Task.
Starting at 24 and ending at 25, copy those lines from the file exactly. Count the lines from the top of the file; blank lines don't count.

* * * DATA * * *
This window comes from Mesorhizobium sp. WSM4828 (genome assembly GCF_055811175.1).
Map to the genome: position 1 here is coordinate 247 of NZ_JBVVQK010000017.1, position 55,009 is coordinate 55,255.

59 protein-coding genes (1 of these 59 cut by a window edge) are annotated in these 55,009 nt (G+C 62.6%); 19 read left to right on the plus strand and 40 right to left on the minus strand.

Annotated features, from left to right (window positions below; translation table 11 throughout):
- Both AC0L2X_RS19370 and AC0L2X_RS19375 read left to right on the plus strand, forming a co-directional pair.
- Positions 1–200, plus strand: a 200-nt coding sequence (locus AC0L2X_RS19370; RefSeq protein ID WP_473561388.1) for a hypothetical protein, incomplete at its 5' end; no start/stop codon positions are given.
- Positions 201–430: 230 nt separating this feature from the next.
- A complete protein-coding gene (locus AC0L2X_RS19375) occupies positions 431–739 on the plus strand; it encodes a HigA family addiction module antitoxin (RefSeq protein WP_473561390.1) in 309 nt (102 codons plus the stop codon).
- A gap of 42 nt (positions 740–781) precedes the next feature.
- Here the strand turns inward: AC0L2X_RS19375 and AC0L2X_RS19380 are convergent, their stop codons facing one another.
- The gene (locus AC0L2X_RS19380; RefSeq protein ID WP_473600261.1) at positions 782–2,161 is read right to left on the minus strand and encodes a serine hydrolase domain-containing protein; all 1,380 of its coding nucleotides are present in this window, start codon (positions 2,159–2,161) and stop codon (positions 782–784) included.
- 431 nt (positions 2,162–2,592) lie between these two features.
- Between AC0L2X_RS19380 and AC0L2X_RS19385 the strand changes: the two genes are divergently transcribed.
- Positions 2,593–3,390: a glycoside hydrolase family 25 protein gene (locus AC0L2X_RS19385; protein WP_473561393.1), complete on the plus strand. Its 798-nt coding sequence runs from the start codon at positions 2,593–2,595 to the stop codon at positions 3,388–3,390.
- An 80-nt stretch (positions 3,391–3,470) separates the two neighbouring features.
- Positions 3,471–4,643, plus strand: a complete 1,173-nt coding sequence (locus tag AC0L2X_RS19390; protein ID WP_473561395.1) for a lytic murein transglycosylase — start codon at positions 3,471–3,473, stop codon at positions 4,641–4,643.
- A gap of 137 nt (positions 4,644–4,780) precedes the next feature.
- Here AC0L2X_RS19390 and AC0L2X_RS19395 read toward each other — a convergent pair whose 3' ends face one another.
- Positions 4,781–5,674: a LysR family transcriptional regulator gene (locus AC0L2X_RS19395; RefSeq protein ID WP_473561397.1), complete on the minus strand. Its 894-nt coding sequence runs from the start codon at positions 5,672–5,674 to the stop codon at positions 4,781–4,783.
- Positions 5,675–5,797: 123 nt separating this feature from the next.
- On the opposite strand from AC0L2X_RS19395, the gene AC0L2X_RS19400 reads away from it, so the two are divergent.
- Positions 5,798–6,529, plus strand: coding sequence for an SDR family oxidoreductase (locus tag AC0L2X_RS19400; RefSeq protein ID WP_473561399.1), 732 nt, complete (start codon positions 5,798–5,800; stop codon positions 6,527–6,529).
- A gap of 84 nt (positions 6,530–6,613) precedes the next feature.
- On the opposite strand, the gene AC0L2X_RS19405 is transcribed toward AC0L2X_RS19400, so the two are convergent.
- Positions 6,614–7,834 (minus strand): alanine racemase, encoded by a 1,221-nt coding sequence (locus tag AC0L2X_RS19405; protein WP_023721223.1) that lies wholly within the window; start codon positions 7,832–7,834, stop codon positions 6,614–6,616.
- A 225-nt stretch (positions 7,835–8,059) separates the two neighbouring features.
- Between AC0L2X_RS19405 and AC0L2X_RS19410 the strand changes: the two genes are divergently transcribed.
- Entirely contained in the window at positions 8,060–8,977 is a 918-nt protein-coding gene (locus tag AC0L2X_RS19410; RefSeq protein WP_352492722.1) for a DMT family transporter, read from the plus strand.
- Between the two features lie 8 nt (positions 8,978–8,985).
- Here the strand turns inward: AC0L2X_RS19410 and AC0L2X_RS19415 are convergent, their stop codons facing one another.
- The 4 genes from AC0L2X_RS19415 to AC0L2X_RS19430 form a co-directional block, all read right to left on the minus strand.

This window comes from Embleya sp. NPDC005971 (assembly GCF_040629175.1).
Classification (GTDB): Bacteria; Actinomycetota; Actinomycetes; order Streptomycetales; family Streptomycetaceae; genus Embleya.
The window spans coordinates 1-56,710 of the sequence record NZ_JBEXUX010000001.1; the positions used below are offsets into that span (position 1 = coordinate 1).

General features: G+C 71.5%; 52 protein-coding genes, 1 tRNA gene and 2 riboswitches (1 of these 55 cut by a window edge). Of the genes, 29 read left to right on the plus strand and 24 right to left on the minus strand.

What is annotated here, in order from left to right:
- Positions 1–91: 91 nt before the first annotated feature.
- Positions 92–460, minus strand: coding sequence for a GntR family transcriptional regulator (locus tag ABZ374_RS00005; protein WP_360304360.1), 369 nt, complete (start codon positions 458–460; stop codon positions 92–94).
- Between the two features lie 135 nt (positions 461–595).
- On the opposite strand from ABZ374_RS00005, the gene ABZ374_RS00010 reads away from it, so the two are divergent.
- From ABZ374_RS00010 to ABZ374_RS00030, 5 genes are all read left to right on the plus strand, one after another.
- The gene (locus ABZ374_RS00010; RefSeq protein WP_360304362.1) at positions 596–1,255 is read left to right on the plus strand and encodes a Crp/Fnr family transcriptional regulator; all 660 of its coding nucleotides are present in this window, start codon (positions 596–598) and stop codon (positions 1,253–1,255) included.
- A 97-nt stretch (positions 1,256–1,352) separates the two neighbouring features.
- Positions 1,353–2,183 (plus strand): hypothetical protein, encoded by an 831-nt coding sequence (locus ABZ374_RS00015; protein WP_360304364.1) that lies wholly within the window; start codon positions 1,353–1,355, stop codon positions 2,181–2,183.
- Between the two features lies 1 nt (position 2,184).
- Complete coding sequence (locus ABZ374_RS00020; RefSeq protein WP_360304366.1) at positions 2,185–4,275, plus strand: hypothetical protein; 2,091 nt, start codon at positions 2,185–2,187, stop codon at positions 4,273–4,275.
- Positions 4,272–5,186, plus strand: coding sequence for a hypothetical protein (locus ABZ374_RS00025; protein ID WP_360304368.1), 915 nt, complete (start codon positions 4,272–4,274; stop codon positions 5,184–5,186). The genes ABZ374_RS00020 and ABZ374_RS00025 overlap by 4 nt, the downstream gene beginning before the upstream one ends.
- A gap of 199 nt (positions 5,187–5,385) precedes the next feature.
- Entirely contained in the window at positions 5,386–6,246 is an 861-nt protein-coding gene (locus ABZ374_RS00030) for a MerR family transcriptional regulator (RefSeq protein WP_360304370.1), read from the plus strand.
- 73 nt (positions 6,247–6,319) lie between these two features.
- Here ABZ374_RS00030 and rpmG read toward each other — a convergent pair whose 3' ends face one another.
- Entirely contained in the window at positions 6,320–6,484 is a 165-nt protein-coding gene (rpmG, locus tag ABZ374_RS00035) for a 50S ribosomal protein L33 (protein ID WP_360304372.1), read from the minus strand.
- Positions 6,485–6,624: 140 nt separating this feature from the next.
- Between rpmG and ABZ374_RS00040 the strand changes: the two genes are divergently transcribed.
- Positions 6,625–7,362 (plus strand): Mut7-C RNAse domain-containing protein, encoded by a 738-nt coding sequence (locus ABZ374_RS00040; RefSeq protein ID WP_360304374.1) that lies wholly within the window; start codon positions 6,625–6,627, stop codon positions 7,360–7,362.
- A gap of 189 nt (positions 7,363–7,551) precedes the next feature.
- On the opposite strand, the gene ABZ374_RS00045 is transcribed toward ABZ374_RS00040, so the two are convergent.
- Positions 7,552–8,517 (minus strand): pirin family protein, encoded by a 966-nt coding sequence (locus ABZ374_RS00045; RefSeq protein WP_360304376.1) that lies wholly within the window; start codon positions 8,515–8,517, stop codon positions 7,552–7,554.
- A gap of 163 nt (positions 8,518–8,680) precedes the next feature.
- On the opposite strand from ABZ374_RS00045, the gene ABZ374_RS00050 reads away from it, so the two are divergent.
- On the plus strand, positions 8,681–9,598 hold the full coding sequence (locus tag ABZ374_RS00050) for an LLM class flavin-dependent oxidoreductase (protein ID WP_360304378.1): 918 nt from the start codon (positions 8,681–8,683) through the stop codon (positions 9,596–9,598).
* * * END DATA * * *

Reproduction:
- On the opposite strand, the gene AC0L2X_RS19405 is transcribed toward AC0L2X_RS19400, so the two are convergent.
- Positions 6,614–7,834 (minus strand): alanine racemase, encoded by a 1,221-nt coding sequence (locus tag AC0L2X_RS19405; protein WP_023721223.1) that lies wholly within the window; start codon positions 7,832–7,834, stop codon positions 6,614–6,616.